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Southern highbush blueberries (Vaccinium corymbosum × V. darrowii hybrids) are a rapidly emerging crop with a bright future in Georgia; however, blueberries, like other fruit crops, are subject to price and yield fluctuation. These volatilities depend on several factors, including the cultivar produced and sold (i.e., fresh or frozen), locality, aggregate productivity, targeted market, and timing. As a result, profit margin is hard to determine. The objective of this study was to estimate total costs of cultivating southern highbush blueberries in soil under Georgia conditions and determine profitability, if any. Although there are several methods of profit determination, the risk-rated method was adopted for this study. The first-year establishment and maintenance cost of growing southern highbush blueberry in soil in Georgia using high organic matter (greater than 3%) spodic-type or allied sand soil series with supplemental pine bark incorporated was estimated at $9585.55/acre. The second-year establishment and maintenance cost of growing, harvesting, and marketing was $3691.99/acre less return from receipts of $2375.00/acre equal to $1316.99/acre. The third-year establishment and maintenance cost was $7068.20/acre. The total returns for the same year were $9500.00/acre. Subtracting the cost of $7068.20 from $9500.00 gives a net return of $2431.80/acre. The fourth-year cost, which was considered to be the first year of actual full production, was estimated at $13,547.35/acre. The compounded and recaptured establishment annual costs were $2176.43/acre. The risk-rated expected returns over total costs 66% of the time were $5452.65/acre. The chances of making profit were 92% and the base-budgeted net revenue was $6456.00/acre. Total budgeted cost was $3.38/lb. The estimated annual total fixed machinery cost was $290.41/acre. Total annual cost of solid set irrigation was $657.81/acre.

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Bananas (Musa spp.) are a popular ornamental plant in the southern United States; however, only a few cultivars, such as Lady's Finger and Orinoco, are grown in Georgia. Thirty-three primarily commercial cultivars of bananas were grown for 2 years near Savannah, Georgia, to determine their suitability for ornamental and nursery production, and for 3 years for fruit observations. Most plants were grown from tissue culture plugs. They were given rates of fertilization used for commercial banana fruit production. Most cultivars produced 10 to 14 leaves and grew to heights of 1.5 to 2.0 m. Some displayed desirable ornamental characteristics such as pink-tinted pseudostems, colorful flowers, and large graceful leaves. Some of the most attractive tall-growing cultivars were Belle, Ice Cream, Kandarian, Manzano, Saba, and 1780. Some of the most attractive medium-height cultivars were Dwarf Namwah, Dwarf Orinoco, Goldfinger, Raja Puri, and Super Plantain. In the short category, the cultivars Dwarf Nino, Gran Nain, Kru, and Sum X Cross were among the most attractive ornamentals. Many of the cultivars flowered and began producing fruit in late summer, although only ‘Raja Puri’, ‘Sweetheart’, and ‘1780’ produced palatable fruit before frost in November. Cultivars were also rated for their ability to produce suckers that could be used for nursery production. In year 2, ‘Manzano’ and ‘1780’ produced more than six high-quality suckers for nursery propagation. Potential income for these cultivars was over $60 per plant. For the planting as a whole, sales of suckers at a field day averaged $7 per plant in year 2, and $17 per plant in year 3.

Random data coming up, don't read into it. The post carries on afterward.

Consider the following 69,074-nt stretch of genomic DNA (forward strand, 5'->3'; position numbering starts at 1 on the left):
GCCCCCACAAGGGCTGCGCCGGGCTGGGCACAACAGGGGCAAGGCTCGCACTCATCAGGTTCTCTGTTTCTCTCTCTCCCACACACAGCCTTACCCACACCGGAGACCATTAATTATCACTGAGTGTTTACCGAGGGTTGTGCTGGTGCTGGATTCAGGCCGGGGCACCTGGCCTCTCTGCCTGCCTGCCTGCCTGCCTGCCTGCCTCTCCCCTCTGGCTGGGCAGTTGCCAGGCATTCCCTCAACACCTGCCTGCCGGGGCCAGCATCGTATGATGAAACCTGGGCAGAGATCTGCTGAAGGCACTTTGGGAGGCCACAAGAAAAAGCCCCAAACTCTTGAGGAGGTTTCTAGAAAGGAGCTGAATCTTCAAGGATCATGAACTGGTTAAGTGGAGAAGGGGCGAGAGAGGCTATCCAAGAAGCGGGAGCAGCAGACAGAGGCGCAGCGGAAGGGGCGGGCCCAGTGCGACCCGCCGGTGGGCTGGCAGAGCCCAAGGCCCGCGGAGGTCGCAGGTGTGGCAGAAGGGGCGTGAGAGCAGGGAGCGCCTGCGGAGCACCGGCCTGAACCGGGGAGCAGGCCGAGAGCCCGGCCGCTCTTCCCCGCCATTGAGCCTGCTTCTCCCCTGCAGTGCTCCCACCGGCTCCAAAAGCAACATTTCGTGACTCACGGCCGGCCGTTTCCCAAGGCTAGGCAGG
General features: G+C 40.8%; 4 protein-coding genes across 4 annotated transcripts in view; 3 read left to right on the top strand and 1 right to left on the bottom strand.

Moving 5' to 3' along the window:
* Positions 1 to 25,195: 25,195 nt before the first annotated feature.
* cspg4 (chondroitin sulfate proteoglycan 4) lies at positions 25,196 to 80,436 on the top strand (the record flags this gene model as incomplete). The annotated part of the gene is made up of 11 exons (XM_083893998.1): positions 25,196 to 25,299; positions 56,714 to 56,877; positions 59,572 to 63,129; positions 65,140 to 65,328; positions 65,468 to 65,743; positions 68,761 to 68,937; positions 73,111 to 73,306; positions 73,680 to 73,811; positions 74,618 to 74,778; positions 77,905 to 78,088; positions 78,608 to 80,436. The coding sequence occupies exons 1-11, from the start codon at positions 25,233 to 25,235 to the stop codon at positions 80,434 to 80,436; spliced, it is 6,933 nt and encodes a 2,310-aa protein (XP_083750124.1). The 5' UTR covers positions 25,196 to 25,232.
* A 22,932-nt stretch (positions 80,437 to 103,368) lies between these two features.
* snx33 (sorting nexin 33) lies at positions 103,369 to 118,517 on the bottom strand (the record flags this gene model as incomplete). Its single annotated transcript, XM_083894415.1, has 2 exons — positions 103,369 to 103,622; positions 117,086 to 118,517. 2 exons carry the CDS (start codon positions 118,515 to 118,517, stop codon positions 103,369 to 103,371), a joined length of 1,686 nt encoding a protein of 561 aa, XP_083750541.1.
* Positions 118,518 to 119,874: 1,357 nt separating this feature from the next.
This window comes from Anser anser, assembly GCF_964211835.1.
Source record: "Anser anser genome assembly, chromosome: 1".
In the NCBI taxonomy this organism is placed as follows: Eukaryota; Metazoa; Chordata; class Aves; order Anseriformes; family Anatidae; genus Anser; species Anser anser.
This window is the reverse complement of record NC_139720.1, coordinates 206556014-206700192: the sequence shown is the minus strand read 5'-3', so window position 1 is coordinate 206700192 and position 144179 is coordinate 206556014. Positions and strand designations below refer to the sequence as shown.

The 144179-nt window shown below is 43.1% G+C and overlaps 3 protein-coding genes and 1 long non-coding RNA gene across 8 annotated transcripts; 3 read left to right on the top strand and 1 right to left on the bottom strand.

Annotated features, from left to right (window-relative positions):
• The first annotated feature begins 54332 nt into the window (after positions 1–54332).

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Mechanical harvesting systems for processed blueberries (Vaccinium spp.) are available. However, low harvest efficiency and high fruit damage have limited the use of mechanical harvesters for picking blueberries for fresh market to specific cultivars under good weather conditions. New harvesting technology for fresh-market blueberries is needed. The V45 harvester was developed by the U.S. Department of Agriculture in 1994 to harvest fresh-market-quality northern highbush (V. corymbosum) blueberries in Michigan. The current study was performed in Georgia to evaluate the V45 harvester on specially pruned rabbiteye blueberry [V. virgatum (syn. V. ashei)] and southern highbush blueberry (V. darrowi × V. corymbosum) and included analysis of harvest efficiency and fruit quality (percent blue fruit, percent bloom, percent split skin, and internal bruise damage). Six-year-old, 6- to 8-ft-tall ‘Brightwell’ and ‘Powderblue’ rabbiteye blueberry plants were winter pruned to remove vertically growing and overarching canes in the center of the bush in Jan. 2004 and Feb. 2005 respectively. Three-year-old, 3- to 5-ft-tall ‘FL 86-19’ and ‘Star’ southern highbush blueberry plants were similarly pruned in summer (June 2004) or in winter (Feb. 2005). Pruning removed an estimated 30% to 50% of the canopy and opened the middle, resulting in V-shaped plants in both rabbiteye and southern highbush blueberries. Yield of winter-pruned ‘Brightwell’ rabbiteye blueberry was lower compared with unpruned plants during both years, but winter-pruned ‘Powderblue’ rabbiteye blueberry plants produced as much as unpruned plants in 2005. In ‘FL 86-19’ southern highbush blueberry, plants that were summer pruned in June 2004 produced as much as unpruned plants in 2005, but plants that were winter pruned in Feb. 2005 had lower yields than unpruned plants in 2005. The V45 harvester caused little cane damage on pruned blueberry plants. In rabbiteye blueberries, internal fruit damage and skin splitting was less in V45-harvested fruit than in fruit harvested by a sway harvester and nearly that of hand-harvested fruit. However, in ‘FL 86-19’ southern highbush blueberry, the V45 harvester detached a lower percentage of blue fruit and excessive amounts of immature and stemmed fruit. These findings suggest that the V45 harvester has the potential to harvest some rabbiteye blueberry cultivars mechanically with fruit quality approaching that of hand-harvested fruit.